Many or all of the products featured here are from our partners who compensate us. This may influence which products we write about and where and how the product appears on a page. However, this does not influence our evaluations. Our opinions are our own. Here is a list of our partners and here's how we make money.
As you near retirement age, you'll see plenty of discounts and perks aimed at seniors. Among them: senior checking accounts. Should you get one?
The quick answer: not necessarily.
What are the perks of senior checking accounts?
A senior checking account is essentially a regular checking account that offers features designed to appeal to seniors, often customers age 55 and older. Requirements and perks vary by bank, but fee waivers and free checks tend to be the top selling points.
Here's a comparison of senior checking accounts at two major banks:
Name of account
BB&T Senior Checking
Free personal checks. If you also open a CD, you can make one penalty-free early withdrawal for a medical emergency.
$10, waived with a minimum of $500 in monthly direct deposits, or monthly average balance of at least $1,000.
TD Bank 60 Plus Checking
Free money orders, personal checks and cashier’s checks. Minimum balance requirement to waive monthly fee is relatively low.
$10, waived with a minimum daily balance of $250.
Banks and credit unions may offer different combinations of these features or have other perks. Even so, some institutions have free checking accounts that offer similar perks to any customer, regardless of age. It pays to shop around.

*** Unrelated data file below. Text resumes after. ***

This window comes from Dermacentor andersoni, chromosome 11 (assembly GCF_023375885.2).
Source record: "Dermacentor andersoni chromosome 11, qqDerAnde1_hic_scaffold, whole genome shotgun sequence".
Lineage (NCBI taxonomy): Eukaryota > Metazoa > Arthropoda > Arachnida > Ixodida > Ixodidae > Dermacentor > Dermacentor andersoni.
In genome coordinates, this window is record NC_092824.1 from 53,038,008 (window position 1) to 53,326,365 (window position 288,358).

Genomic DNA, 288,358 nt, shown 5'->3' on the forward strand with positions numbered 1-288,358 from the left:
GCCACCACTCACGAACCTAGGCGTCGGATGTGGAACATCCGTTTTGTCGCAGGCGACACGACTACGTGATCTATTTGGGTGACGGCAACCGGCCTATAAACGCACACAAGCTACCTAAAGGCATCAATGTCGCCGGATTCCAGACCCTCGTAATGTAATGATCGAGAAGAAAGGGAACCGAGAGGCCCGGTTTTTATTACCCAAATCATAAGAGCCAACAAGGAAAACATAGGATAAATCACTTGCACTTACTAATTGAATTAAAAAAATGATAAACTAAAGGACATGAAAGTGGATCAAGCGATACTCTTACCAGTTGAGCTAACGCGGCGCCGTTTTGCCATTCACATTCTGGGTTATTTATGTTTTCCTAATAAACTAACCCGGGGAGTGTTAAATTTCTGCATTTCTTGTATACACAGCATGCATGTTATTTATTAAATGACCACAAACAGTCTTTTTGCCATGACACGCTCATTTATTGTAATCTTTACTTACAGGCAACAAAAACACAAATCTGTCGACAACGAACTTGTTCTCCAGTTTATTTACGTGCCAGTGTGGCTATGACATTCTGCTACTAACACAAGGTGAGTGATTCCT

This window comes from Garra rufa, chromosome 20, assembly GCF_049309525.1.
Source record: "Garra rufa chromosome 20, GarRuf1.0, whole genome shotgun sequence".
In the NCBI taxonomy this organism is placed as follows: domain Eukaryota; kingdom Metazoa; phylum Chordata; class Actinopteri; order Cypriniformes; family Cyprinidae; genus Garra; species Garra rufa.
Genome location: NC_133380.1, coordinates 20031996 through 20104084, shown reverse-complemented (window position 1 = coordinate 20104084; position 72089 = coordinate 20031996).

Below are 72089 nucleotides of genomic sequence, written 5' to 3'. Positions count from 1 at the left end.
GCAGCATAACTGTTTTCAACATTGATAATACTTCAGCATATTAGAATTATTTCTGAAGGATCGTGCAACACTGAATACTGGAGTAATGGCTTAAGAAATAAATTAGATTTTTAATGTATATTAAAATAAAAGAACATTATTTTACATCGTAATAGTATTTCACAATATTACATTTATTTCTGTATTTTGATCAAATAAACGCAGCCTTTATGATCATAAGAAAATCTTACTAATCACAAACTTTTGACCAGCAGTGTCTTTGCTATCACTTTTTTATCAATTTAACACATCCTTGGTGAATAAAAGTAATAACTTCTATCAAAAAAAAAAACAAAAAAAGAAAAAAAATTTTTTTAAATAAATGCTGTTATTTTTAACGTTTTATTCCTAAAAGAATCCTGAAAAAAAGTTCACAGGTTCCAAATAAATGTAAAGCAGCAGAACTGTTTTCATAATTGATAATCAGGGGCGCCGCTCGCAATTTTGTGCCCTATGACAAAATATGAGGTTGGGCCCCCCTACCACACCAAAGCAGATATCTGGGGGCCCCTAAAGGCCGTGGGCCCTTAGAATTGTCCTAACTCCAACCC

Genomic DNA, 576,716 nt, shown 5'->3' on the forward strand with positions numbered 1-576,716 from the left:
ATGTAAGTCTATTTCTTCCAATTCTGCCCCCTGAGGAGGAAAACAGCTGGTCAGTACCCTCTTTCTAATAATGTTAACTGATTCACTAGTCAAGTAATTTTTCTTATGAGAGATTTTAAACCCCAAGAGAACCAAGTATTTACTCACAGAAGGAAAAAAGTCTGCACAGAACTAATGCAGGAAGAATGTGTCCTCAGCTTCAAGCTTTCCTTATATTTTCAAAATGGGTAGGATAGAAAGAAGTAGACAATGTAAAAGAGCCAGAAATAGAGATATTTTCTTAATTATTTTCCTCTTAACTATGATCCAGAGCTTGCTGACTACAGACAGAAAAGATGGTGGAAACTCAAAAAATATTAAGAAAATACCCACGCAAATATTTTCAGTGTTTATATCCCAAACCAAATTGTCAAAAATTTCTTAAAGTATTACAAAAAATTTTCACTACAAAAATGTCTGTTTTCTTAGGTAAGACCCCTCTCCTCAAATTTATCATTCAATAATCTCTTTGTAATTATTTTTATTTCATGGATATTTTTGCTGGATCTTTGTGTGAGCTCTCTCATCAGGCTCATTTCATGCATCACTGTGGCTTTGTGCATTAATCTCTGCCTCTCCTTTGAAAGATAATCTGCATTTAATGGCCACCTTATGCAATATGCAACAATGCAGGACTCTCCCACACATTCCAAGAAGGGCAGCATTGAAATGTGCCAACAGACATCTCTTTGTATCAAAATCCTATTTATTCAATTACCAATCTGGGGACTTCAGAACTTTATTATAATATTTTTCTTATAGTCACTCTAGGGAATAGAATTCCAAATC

» COMPARE: Our picks for best free checking accounts
What are the downsides of senior checking accounts?
Some of these accounts can save you money, but others can end up costing you more than a regular checking account would. Common downsides include:
Higher monthly maintenance fees. Some banks offer a senior account with a monthly fee that’s higher than that of some of its other checking accounts. You might be able to avoid that fee if you have a minimum or average balance of a certain amount, such as $1,000, but you might end up paying for it if your balance regularly dips below the threshold.
Not all banks with the best senior checking accounts are widely accessible. Some institutions are available only in limited regions or states.
A minimum balance to qualify for interest rates. Some banks and credit unions require a minimum balance to qualify for interest. Depending on how much you plan to keep in checking, you might be better off keeping some money in a savings account with a high interest rate or a certificate of deposit. (Check out top savings accounts with competitive interest rates and low or no minimum balance.)
If you’ve worked a long time and have saved a solid amount, a higher minimum balance may be no problem. But for those who have retired, a checking account might run lower than it did when they were earning a paycheck. If you can’t maintain the required balance on a senior account, you could lose more than $100 a year in fees.
Should I open a senior checking account?
Here's how you can determine whether a senior checking account is right for you.
Research and compare nearby credit unions and banks. Keep your eyes peeled for minimum balance requirements and monthly fees.
Consider whether the benefits of senior checking will ultimately save you money. If they don’t really apply to you, skip it.
Compare regular checking accounts with senior checking accounts. (Here are our picks for the best checking accounts right now.) You may find that a regular checking account is still the better deal. Many banks offer free checking accounts with no monthly service fees, along with perks such as free checks, higher interest rates or ATM fee reimbursements.